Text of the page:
The 5 Most Common Causes of Trucking Accidents

With a 20% increase in trucking accidents over the last two decades according to the Federal Motor Carrier Safety Administration (FMSCA), this multi-billion dollar industry causes severe health and safety risks, not to mention death and injury, to a great number of people across the United States. When in a crash, trucks typically cause much greater damage and harm than automobile accidents, as they are 20 times the size and weight of most other vehicles on the road.
While each immediate case is individual and unique, the causes for most truck accidents fall into five categories.

What are the most common causes of trucking accidents?

The most common causes of trucking accidents are driver error, truck equipment failure, weather conditions, improper loading and improper care in selecting a truck driver or company to haul a shipper’s load.

1. Driver Error

Of all the causes of trucking accidents, driver error is ten times more likely to be the cause of the crash than any of the other factors according to the FMSCA. Factors such as driver fatigue, inattention, distractions, or substance abuse are the most common causes of driver error. Any one of these factors can lead to unnecessary risks and a driver’s inability to react to the dangers on our roadways, thereby causing a truck crash.

2. Truck Equipment Failure

The second most common cause of trucking accidents is equipment failure. Equipment failures can include design and manufacturing errors like defective tires or failure to provide reverse-detection warning devices. Equipment failures can also include mechanical issues such as improperly maintained brakes or tires. The FMSCA requires every truck driver and company to perform a pre-trip inspection and to perform regular inspections and maintenance of their trucks throughout the year. If these reviews are performed there should be no reason for mechanical failures, like worn-out tires. However, the tragic truth is that the FMSCA rules and guidelines are all too commonly ignored, leading to many truck accidents.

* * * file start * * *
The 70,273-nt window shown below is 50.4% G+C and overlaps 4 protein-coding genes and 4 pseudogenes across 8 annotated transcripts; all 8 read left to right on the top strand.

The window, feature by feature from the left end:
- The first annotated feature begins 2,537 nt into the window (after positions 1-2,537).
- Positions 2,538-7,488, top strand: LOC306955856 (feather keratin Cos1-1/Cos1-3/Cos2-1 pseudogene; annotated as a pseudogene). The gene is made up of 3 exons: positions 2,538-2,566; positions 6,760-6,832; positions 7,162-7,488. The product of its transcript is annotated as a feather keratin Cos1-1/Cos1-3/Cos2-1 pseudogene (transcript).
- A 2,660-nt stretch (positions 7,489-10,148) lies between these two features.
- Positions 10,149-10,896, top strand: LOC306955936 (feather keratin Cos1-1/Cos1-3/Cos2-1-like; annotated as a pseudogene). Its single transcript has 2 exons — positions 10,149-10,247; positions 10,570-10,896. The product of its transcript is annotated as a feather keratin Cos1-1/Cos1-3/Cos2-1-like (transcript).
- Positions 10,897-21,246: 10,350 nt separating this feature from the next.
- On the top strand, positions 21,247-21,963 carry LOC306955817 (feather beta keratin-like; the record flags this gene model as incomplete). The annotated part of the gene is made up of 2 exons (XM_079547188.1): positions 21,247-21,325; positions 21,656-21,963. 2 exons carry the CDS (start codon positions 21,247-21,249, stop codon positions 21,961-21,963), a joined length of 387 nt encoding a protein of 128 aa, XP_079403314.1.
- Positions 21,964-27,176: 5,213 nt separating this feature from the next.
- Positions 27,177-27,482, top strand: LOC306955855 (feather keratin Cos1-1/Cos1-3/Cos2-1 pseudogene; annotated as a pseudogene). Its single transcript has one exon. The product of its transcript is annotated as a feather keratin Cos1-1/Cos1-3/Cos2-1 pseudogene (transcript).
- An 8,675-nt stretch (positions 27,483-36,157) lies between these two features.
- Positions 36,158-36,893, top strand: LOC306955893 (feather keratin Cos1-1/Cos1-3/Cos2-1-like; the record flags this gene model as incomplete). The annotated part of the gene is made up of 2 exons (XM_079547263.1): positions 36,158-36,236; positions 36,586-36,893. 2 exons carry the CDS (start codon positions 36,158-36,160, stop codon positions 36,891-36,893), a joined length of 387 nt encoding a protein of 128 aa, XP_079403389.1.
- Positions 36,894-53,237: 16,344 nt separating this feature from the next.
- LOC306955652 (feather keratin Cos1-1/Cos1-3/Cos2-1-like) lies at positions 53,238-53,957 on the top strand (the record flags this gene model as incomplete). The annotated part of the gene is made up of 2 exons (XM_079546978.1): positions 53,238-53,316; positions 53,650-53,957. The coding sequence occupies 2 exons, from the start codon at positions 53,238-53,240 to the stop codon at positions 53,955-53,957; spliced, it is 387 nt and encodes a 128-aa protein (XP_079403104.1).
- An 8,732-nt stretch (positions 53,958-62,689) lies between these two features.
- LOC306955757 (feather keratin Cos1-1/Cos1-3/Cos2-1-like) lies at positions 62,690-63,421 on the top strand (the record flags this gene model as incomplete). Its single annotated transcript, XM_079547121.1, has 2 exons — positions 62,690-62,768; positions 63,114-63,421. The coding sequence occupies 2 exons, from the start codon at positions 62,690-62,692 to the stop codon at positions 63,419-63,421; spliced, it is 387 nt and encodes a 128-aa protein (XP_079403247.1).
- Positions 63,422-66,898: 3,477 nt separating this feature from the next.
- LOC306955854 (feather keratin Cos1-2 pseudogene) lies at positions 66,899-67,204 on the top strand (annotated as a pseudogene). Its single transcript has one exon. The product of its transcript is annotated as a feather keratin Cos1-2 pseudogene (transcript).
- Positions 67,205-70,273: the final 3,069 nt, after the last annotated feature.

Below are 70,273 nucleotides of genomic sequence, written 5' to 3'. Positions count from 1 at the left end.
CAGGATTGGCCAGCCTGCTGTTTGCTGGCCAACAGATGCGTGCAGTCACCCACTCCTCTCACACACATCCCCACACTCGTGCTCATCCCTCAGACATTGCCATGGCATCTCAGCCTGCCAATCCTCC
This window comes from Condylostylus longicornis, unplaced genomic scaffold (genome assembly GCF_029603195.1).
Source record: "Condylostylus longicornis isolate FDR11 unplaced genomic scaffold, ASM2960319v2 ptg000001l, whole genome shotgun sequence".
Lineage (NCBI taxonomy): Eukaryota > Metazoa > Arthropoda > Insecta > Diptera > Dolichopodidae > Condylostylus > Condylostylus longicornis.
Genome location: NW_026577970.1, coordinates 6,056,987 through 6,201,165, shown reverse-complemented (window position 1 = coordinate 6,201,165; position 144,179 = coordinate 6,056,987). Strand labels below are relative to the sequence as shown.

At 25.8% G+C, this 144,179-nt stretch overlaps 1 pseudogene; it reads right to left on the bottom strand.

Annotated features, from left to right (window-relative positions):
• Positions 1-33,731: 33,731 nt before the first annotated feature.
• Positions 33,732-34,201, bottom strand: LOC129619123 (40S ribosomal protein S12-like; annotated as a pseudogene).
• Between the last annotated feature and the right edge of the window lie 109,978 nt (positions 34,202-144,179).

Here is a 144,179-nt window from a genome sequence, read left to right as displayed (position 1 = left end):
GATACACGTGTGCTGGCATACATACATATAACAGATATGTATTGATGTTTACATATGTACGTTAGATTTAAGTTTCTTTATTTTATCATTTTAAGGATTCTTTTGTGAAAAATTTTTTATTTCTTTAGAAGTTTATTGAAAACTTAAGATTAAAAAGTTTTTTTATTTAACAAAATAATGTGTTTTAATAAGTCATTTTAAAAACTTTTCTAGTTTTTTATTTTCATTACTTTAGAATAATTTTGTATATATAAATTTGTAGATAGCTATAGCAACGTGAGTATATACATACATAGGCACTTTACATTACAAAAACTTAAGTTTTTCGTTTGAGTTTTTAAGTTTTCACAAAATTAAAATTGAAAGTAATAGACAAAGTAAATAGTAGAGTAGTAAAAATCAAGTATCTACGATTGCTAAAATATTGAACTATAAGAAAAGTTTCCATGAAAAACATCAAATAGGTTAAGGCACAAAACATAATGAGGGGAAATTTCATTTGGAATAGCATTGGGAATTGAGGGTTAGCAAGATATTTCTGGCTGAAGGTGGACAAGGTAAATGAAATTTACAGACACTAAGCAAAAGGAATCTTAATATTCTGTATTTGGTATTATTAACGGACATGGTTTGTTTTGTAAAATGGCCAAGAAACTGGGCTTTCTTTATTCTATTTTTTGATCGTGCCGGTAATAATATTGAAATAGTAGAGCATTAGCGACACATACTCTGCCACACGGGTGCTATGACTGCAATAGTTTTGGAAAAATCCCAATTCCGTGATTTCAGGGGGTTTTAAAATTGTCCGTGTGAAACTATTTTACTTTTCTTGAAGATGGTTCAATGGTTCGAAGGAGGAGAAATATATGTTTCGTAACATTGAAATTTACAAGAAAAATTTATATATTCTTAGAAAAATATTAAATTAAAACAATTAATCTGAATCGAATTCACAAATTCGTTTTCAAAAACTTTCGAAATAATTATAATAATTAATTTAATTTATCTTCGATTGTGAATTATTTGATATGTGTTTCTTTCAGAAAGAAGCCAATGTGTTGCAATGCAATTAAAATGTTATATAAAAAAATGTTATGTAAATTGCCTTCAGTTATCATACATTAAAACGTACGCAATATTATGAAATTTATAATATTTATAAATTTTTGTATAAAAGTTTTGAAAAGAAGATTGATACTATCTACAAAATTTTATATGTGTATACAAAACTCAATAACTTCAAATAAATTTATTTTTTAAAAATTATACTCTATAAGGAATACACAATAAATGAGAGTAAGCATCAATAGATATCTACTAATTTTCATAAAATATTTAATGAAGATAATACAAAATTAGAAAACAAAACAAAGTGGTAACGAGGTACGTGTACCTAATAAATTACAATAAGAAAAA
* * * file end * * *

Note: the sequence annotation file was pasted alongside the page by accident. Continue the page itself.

3. Weather conditions

Weather conditions have a major impact on the safety of big trucks. Due to the heavy weight of the trucks and their loads, braking distance is often hampered (increased) in bad weather. The simple fact is that big trucks cannot be stopped as quickly or steered as easily as cars. All too often commercial truck drivers don’t account for these limitations during adverse weather conditions. This failure to accommodate to local weather and road conditions leads to many trucking accidents each year.

4. Improper loading

When a truck’s load is not safely configured or distributed on the trailer, the load can cause the truck to malfunction when moving. A common type of improper loading results in an imbalanced load, causing a truck to top over when it would otherwise remain upright. Improper loading can also lead to a load not being properly secured, then falling off the truck and onto the roadways in the lanes of traffics. There are all too many examples of this particular type of improper loading.

5. Improper care in selecting a truck driver or company

Finally, a growing cause of trucking accidents is the improper selection of truck drivers and companies to haul the shippers’ loads across our highways. While this is a growing cause of trucking accidents, shippers who need their product shipped by trucks, all too often simply contact a truck driver or company without ever checking to see if they or their trucks are in compliance with the FMSCA regulations to safely ship their loads.

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